Australia’s Political Stocks Have Never Been Lower

Thank goodness that’s all over. Throughout the whole tiresome election sales pitch, we’ve purposefully refrained from making any comments on politics. But now that it’s all over for another three years, we’ll make a few.

Firstly, we hope we’re wrong, but we don’t remember a time when Australia’s political stocks have ever been lower. That’s not a comment on the new Coalition government; anything surely will be better than that dysfunctional group of power mongers called Labor.

Rather, it’s a comment on the choice that Australians have over who will lead the country. The thought of Tony Abbot leading his party to an easy election win would have seemed insane to both sides of politics just a few years ago.

But thanks to Labor’s complete ineptitude in running the country, that’s exactly what happened. It wasn’t so much that Abbot won the election, it was the Labor, and Rudd, lost it. Hence the strong rise in the vote of the minor parties, as many disaffected voters couldn’t bring themselves to vote Labor or Liberal.

This lack of major support for the Coalition means that the Greens and Labor will still hold the balance of power in the Senate, at least until June 30 next year.  So some of the Coalitions’ ‘repealing’ policies, like the abolition of the carbon tax, will have to wait.

We’re not surprised at the nation’s lack of enthusiasm for the major parties. We couldn’t bring ourselves to vote for anyone. For the first time ever, we walked into the polling booth, got our name ticked off, received the voting papers, then proceeded to neatly fold them up before putting them into the voting bins without making a mark on them.

We didn’t do so out of apathy. We did it out of disgust. If democracy is something to be respected, then you need to respect your vote. We didn’t know of anyone who deserved the respect for our vote.

Then again, we’re ideologically opposed to the whole process of politics. It’s an industry where people use taxpayer funds to try to impose their view of the world on everyone else. And then they borrow heavily against the future value of taxpayer funds to give things to special interest groups who supported them.

Regards,

Greg Canavan+
for Markets and Money

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Greg Canavan

Greg Canavan is a Contributing Editor at Markets & Money and Head of Research at Port Phillip Publishing.

He advocates a counter-intuitive investment philosophy based on the old adage that ‘ignorance is bliss’.

Greg says that investing in the ‘Information Age’ means you now have all the information you need. But is it really useful? Much of it is noise, and serves to confuse rather than inform investors.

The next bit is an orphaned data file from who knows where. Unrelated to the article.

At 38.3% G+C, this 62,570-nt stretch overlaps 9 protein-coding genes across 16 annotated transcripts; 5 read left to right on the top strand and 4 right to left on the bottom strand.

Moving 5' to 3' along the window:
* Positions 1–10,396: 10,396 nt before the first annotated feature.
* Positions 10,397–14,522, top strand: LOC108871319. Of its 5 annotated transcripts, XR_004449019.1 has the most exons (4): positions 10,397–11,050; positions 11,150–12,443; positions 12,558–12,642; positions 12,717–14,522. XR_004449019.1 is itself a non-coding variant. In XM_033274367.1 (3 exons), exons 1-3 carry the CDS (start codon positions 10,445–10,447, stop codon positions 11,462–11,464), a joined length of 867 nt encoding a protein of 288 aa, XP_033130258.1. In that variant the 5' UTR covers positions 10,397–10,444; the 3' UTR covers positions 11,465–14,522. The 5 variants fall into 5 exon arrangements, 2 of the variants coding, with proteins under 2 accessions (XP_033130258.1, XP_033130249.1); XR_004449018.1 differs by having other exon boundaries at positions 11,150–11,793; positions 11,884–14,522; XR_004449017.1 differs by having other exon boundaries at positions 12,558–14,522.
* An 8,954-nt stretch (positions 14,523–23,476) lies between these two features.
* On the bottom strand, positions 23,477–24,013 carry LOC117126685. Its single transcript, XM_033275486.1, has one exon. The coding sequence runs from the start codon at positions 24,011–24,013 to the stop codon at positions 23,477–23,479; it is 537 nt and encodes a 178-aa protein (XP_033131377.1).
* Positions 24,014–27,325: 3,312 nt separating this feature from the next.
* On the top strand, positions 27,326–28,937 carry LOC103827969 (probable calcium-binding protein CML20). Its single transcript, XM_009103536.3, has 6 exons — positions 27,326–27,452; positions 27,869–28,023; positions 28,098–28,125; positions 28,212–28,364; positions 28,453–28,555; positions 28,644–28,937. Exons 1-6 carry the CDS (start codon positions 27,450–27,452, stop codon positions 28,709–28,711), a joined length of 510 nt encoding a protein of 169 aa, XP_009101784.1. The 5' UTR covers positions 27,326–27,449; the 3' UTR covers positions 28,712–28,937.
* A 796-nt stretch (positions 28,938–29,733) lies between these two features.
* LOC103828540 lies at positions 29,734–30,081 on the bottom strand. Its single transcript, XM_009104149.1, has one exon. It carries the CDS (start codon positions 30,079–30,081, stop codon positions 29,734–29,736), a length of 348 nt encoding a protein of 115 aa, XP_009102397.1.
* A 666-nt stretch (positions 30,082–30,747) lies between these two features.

Greg Canavan

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6 Comments on "Australia’s Political Stocks Have Never Been Lower"

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Greg
Guest

“This lack of major support for the Coalition means that the Greens and Labor will still hold the balance of power in the Senate, at least until June 30 next year”.

What?

The ALP and Greens will hold the balance of power in the Senate until July 1 2014, and this would remain the situation even if the coalition had received 100% of the votes cast on Saturday.

Ross
Guest

Abbott’s legislative agenda was clear. He is within rights to call a double dissolution if they block in the senate.

Must be terrible having emigrated from Sydney and having to walk among all those inner urban Melbourne Green voters every day.

Big news was Labor losing its VIC heartlands, and the Greens losing its Tas heartland

QLD voted for their reinvigorated agrarian socialism transplanted into a version with a new mining & tourism heart. Quick fixes, big lever schemes, and subsidies while complaining about govt burden.

shortchanged
Guest
Greg, your passing reference to democracy caused me to recall my last year at school, at which we were given a series of lessons entitled, Citizenship, duties and Responsibilities. Please note, nothing about rights, ‘uman or otherwise. Where democracy means, the greatest good for the greatest number and nothing about any other group having more sway. So in the year 1957, at the tender age of 15, we were let loose upon the world, to learn of its mysteries and splendors and that is when our education really began. The tenet of democracy holds true, but as is so often… Read more »
WDK in Texas
Guest
What has happened to political parties today? Is it that voters are more informed and news travels at the speed of the Internet in today’s world? I fell quite certain that any U.S. political party or group could be substituted for all the names referenced in this article and the news would be the same. “Representatives”, in name only, are elected and proceed to do anything BUT represent their constituents. I guess elected representatives have been bought off since the office was ever invented but I can’t get over the feeling that the disconnect between “them” and “us” has never… Read more »
slewie the pi-rat
Guest

“…without making a mark on them.”

you white-balled the whole Australian [secret] ballot?
and then exposed yourself?
very pi-ratical!
plus, you avoided using any #2 pencil-carbon, so no butterfly will die…
AarrrrGhhhRrr…!

shortchanged
Guest

Agree with you entirely WDK, it’s due to the internet or rather emails, text’s etc that persuaded our mp’s to vote no. Instant communication let them know how we felt in no uncertain terms. A vote, excuse the pun, for democracy, wouldn’t you say?

wpDiscuz
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